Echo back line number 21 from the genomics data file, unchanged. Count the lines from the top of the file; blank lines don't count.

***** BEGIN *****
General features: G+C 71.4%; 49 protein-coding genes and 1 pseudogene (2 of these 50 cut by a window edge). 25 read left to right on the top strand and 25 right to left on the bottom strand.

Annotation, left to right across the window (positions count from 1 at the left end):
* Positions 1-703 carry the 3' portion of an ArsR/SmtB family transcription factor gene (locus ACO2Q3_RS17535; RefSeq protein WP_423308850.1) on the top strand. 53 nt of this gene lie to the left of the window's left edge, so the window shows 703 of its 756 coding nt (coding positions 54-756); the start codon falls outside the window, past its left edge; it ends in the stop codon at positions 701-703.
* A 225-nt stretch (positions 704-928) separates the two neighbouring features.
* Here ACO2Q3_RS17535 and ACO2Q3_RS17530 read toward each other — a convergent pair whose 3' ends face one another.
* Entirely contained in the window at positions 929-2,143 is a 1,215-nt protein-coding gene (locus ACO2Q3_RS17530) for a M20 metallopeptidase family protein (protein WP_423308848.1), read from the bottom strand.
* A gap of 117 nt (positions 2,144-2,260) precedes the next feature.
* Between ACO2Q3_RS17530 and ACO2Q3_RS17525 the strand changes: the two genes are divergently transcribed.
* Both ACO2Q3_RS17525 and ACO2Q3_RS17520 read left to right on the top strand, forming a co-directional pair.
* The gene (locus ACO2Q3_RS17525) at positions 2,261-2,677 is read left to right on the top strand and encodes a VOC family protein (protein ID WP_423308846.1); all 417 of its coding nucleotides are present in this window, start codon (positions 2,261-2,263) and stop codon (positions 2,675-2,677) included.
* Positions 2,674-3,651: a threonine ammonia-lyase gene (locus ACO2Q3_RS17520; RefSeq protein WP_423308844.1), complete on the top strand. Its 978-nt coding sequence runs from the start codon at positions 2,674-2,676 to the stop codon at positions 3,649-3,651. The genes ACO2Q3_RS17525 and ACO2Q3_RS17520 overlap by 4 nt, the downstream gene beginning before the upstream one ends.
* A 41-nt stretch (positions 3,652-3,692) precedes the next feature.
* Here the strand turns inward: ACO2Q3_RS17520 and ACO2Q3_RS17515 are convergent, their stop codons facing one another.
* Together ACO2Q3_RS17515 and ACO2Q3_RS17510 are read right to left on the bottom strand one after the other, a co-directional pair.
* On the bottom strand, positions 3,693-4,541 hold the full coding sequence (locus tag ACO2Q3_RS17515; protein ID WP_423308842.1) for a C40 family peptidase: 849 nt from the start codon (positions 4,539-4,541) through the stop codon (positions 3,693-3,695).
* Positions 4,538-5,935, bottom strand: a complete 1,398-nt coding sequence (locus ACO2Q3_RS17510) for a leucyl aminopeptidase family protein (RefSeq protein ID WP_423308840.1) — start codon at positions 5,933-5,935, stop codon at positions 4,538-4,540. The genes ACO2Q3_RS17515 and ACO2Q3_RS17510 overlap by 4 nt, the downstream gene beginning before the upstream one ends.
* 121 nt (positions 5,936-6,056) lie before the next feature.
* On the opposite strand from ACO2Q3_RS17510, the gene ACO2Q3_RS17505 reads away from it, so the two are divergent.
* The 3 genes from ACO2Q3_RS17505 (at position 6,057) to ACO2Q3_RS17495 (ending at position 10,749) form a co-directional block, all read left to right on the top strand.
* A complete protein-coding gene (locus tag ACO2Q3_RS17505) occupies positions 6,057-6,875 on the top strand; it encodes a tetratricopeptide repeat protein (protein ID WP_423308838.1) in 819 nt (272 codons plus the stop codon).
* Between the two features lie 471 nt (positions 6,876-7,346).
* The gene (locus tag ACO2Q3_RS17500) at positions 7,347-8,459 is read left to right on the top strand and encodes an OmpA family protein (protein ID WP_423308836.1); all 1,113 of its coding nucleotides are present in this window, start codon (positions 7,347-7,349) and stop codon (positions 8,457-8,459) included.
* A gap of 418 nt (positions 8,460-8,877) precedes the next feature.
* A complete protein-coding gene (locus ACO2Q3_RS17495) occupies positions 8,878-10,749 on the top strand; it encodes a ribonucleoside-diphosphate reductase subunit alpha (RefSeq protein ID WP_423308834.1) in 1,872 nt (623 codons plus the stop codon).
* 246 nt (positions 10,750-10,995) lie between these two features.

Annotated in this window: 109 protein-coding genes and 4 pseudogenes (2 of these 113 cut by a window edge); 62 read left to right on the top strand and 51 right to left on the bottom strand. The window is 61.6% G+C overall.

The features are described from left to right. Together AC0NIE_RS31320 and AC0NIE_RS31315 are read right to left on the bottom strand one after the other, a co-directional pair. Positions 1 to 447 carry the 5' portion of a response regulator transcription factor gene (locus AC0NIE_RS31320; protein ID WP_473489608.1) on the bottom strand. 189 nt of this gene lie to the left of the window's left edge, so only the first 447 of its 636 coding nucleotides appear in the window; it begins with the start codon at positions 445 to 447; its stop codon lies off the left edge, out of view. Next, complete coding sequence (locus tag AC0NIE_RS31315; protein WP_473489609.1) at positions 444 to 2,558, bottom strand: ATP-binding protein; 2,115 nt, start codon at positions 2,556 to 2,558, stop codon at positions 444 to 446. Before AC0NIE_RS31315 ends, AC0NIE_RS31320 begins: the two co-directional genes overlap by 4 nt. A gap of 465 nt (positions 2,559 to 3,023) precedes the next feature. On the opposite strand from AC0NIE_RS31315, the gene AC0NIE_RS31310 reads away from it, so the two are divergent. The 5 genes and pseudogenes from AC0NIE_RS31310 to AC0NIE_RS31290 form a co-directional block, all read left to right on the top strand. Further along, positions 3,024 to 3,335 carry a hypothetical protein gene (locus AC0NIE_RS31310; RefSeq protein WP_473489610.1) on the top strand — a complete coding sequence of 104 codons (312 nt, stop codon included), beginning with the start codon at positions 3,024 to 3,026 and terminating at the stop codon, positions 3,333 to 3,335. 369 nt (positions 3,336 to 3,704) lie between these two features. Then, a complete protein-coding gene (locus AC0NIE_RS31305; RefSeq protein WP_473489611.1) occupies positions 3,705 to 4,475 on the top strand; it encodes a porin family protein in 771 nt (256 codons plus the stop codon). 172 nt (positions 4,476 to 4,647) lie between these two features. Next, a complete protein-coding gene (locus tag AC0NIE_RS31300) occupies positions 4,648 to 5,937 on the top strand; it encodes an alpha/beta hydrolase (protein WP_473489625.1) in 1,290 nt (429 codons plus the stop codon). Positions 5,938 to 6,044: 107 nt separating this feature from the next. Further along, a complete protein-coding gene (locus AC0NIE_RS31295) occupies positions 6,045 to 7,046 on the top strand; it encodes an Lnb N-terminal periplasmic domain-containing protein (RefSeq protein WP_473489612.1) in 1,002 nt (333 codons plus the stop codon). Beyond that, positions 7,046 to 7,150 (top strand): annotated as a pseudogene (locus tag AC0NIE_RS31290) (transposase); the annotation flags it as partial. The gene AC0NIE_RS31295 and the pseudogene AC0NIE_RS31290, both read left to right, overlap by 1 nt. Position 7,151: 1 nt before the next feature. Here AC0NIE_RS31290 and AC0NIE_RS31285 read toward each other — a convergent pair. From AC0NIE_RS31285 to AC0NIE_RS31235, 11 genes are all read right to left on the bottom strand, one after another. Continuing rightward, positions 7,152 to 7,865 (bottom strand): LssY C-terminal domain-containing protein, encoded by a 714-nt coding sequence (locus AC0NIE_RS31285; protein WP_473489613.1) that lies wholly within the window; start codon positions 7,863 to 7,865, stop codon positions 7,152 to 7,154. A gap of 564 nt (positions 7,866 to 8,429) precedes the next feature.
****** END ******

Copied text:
* Between the two features lie 471 nt (positions 6,876-7,346).